At a time when the balance of bilateral trade between India and China is skewed in favor of China, it is incumbent on part of the leadership of the two countries to reduce the imbalance. China will be too happy to invest in both infrastructure and manufacturing. But the interest of India’s domestic sector needs to be taken on board while allowing Chinese investment in manufacturing in particular.
Modi has to find a judicious balance safeguarding the interest of domestic economy, while allowing Chinese investment in manufacturing sector in India. Secondly, a major bottleneck in India-China bilateral trade and economic engagement is the persistent security dilemma which holds back Chinese investments in sensitive sectors like telecom and even the proposed bullet trains.
It is in the mutual interest of the two countries to remove or ameliorate the strategic distrust and security. This will greatly facilitate the bilateral trade and economic engagement between the two countries.
Besides China, other countries which will find priority in his foreign policy are Japan, South Korea, and Russia, and the US. During his earlier visits to Japan in 2007 and 2012, Modi met both political leaders and corporate honchos. There is an already huge Japanese investment in Gujarat, particularly in the automobile sector. Modi will find the Delhi-Mumbai industrial Corridor, in which Japan is the major stake holder, very attractive to his ideas of urbanisation, infrastructural development and job creation.
Similarly he will find Japan the suitable country for introduction of bullet trains in India. In fact feasibility is being done with Japan for bullet trains on the Ahmedabad-Mumbai sector. As FDI is now being allowed in the railways, it is possible to attract Japanese investment in the bullet train project. The Chinese are also interested to take a pie in India’s bullet train projects. India as of now is interested in China’s engagement in modernisation and in increasing the speed of semi-high speed trains in the country.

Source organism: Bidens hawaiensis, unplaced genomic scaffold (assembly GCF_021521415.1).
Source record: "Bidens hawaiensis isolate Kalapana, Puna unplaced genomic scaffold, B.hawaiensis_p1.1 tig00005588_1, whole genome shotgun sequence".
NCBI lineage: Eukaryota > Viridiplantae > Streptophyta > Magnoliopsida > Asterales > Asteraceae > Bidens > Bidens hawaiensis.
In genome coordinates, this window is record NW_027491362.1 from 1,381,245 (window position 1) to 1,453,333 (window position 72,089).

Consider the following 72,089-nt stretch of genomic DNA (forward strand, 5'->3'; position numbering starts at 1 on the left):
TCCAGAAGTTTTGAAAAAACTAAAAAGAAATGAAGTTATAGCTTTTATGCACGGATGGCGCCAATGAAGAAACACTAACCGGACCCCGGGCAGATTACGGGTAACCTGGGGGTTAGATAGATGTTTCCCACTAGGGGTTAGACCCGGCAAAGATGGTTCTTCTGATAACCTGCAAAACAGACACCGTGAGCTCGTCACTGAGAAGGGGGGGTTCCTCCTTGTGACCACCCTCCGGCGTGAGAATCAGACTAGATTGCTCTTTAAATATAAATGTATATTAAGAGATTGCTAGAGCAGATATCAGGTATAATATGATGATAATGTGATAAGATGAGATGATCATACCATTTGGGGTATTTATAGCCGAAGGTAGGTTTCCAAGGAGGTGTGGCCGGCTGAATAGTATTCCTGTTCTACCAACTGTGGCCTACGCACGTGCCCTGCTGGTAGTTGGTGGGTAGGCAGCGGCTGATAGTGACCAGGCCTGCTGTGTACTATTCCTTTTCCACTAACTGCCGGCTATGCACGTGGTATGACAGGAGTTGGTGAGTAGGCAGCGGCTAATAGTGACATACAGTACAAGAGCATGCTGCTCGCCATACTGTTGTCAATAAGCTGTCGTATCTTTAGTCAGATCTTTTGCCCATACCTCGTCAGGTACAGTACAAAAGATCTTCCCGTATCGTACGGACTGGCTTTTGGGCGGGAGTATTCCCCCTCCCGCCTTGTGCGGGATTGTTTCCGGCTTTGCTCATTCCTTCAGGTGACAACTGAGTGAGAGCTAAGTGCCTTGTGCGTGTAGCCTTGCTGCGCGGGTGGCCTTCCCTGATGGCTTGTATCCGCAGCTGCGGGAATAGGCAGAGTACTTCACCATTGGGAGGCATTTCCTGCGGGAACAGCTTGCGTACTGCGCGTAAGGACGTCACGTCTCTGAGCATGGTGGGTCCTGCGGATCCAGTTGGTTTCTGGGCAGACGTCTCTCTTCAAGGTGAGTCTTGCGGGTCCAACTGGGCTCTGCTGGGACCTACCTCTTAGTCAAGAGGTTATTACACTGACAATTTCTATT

As far as South Korea is concerned Modi may find Korea’s expertise in ship building and development of ports an attractive proposition. Gujarat is perhaps the only state in the country which has a full-fledged Maritime Development Board. As sea borne trade occupies considerable importance in India’s maritime strategy, Japanese and Korean expertise will be very useful and beneficial for India.
As far as Russia is concerned besides defence cooperation, Modi will give further boost to cooperation in energy sector full potential of which has not been tapped as yet.
As far as US is concerned Modi has to be proactive to put the strategic partnership between the two countries back on the track burying the hatchet of the Devyani Khobragade episode, which has indeed put a spanner in the relationship between the two countries. The denial of visa issue is likely to be resolved soon. Modi has avoided making it an issue between the two countries.
President Barack Obama’s congratulatory message on his mammoth electoral victory augurs well in this context. Taiwan, with India does not share diplomatic relation will also find a place in Modi’s foreign policy for investment.
Rup Narayan Das is a senior fellow with the Institute for Defence Studies and Analyses.